Skip to Content
MIT News magazine

Charles Solenberger '57

Growing a family orchard.

Charles Robert Solenberger ‘57 arrived at MIT knowing little about the Institute. He had grown up in rural Virginia on his mother’s family orchard, going to a four-room schoolhouse for his earliest grades. When it was time for Solenberger to apply to college, his brother-in-law suggested MIT rather than the local state school. His father, who had always admired engineers, supported Solenberger’s choice.

Charles Solenberger ’57

MIT was challenging at first, but he was determined to make the most of the opportunities. “I had to work the first couple of years, but I fit everything in,” he says. “It taught me good work ethics. I’ve worked pretty much all my life. It gave me a way of thinking, a way of solving problems.”

Solenberger earned bachelor’s and master’s degrees in chemical engineering and then worked briefly for Atlantic Research as a chemical engineer before returning to his family home in Virginia to devote himself to the orchard.

In the 50 years since he took the helm, Fruit Hill Orchard has evolved from a 150-acre plot to one of the largest orchards in Virginia, with more than 3,000 acres. The area, in the heart of the Shenandoah Valley only 70 miles from Washington, DC, has become much more populous since his childhood. Solenberger has preserved his land for agriculture, despite lucrative development offers.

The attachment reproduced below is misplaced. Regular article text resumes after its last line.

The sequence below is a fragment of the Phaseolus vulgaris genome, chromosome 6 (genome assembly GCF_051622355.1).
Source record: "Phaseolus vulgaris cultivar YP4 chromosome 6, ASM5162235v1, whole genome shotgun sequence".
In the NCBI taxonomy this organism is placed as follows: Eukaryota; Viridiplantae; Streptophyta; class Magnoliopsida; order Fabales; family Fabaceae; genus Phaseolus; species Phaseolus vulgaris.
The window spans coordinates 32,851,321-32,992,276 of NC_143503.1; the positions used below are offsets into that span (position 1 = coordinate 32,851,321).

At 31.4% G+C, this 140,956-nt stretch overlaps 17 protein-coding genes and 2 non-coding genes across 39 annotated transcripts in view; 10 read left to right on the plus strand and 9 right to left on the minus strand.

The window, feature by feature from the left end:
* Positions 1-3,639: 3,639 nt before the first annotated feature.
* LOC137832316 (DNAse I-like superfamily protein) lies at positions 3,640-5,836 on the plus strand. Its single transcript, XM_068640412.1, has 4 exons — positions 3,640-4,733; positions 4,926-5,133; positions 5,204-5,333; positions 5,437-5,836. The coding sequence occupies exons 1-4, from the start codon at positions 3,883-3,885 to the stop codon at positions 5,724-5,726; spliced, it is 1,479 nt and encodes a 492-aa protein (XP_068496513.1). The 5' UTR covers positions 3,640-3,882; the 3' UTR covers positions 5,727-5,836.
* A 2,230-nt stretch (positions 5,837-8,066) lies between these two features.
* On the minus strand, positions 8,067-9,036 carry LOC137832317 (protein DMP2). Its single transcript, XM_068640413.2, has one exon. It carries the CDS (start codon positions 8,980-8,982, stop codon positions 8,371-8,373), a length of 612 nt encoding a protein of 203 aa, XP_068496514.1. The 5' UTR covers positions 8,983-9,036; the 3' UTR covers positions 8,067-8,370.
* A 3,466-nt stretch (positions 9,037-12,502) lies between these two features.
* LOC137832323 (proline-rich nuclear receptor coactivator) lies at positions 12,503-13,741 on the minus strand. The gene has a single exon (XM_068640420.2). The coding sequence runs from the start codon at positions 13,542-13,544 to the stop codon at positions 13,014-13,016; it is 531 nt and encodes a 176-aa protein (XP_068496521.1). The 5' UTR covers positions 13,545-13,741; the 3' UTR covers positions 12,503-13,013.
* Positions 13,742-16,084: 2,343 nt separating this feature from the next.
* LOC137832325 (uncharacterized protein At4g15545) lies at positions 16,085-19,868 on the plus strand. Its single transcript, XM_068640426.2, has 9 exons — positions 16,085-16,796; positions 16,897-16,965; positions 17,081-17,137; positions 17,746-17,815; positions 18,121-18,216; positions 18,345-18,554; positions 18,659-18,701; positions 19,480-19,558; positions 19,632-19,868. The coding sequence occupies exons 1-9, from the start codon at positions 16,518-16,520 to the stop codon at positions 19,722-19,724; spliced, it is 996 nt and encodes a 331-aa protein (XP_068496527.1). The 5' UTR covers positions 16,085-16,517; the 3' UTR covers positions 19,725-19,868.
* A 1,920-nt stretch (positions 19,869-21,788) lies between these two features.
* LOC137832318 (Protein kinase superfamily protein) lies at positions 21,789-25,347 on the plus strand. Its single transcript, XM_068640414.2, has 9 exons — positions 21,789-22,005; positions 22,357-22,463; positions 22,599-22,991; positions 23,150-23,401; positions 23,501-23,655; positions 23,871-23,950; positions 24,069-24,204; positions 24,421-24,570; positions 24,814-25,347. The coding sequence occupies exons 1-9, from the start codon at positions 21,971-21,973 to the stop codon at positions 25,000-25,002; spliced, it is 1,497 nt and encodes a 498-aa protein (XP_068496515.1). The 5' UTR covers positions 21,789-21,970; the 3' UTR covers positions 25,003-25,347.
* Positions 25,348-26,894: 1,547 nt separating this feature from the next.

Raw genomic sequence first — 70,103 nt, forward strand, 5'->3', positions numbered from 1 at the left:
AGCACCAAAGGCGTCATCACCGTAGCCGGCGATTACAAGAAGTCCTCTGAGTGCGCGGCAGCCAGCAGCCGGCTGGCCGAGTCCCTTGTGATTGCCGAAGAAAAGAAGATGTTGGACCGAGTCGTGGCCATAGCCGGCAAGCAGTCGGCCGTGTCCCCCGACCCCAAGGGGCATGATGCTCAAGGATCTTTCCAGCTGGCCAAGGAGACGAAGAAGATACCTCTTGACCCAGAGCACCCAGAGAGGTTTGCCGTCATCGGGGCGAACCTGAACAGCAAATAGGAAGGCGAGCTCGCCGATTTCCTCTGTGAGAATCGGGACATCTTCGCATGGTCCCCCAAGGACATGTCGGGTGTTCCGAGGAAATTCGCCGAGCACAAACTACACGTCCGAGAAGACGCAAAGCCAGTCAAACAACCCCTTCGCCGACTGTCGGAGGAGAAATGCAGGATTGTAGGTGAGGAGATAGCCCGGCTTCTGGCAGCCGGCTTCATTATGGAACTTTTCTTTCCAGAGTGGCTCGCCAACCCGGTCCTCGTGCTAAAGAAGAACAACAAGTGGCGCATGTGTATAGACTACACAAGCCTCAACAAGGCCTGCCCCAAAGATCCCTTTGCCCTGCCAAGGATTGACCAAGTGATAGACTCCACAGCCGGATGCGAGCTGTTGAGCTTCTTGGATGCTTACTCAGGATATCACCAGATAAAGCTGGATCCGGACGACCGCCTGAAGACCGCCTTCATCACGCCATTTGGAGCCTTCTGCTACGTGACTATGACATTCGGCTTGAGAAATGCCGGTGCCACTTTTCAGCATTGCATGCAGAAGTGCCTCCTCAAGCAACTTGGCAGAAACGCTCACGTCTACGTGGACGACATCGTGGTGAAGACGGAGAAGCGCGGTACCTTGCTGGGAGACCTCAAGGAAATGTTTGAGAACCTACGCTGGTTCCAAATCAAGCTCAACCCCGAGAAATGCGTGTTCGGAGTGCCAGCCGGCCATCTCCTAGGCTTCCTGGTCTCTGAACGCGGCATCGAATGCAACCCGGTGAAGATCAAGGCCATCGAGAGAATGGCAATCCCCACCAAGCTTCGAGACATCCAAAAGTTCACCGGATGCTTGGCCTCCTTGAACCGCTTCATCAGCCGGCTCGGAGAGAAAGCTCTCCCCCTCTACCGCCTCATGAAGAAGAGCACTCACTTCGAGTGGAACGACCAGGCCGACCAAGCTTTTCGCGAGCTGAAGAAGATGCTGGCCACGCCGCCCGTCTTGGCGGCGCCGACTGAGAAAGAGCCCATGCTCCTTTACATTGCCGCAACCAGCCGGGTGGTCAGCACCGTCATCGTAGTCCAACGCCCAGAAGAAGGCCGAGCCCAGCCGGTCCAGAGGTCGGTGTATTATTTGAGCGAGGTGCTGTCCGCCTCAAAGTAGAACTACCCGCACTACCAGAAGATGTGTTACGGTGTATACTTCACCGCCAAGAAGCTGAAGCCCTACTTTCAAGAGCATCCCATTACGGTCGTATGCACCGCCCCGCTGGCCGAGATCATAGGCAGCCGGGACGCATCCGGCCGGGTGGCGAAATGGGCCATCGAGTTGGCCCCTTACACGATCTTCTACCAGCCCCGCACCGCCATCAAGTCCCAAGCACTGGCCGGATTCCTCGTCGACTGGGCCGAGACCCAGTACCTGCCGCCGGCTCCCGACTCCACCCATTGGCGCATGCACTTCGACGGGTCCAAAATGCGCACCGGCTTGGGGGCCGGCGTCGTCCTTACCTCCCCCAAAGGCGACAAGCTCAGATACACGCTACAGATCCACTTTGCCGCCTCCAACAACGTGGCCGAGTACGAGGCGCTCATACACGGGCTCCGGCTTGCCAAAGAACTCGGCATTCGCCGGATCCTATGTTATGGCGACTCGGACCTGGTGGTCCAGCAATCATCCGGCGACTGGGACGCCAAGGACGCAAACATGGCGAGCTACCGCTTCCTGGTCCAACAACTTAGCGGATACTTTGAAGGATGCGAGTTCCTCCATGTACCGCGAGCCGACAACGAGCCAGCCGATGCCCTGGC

He and his wife, Bessie, have three daughters; all work in the family business, which was founded around 1900. Each year, they grow more than a million bushels of apples, which are used for juice and applesauce. They also grow peaches on 30 to 40 acres, which ­Solenberger describes as a “very minor” sideline.

Solenberger’s business interests haven’t been limited to Fruit Hill Orchard. He has been involved with Green Inc., a supplier of agricultural chemicals mainly to the apple industry, and with companies that provide cold storage for apples and land moving for highways and tunnels.

He is also committed to community service and spent about 35 years on the board of a local hospital. In his free time, he likes to read, shoot pool, and hike. “I like land,” Solenberger says. “I like what land looks like; I like what it can be used for.”

Keep Reading

Most Popular

computation concept
computation concept

How AI is reinventing what computers are

Three key ways artificial intelligence is changing what it means to compute.

still from Embodied Intelligence video
still from Embodied Intelligence video

These weird virtual creatures evolve their bodies to solve problems

They show how intelligence and body plans are closely linked—and could unlock AI for robots.

conceptual illustration showing various women's faces being scanned
conceptual illustration showing various women's faces being scanned

A horrifying new AI app swaps women into porn videos with a click

Deepfake researchers have long feared the day this would arrive.

pig kidney transplant surgery
pig kidney transplant surgery

Surgeons have successfully tested a pig’s kidney in a human patient

The test, in a brain-dead patient, was very short but represents a milestone in the long quest to use animal organs in human transplants.

Stay connected

Illustration by Rose WongIllustration by Rose Wong

Get the latest updates from
MIT Technology Review

Discover special offers, top stories, upcoming events, and more.

Thank you for submitting your email!

Explore more newsletters

It looks like something went wrong.

We’re having trouble saving your preferences. Try refreshing this page and updating them one more time. If you continue to get this message, reach out to us at customer-service@technologyreview.com with a list of newsletters you’d like to receive.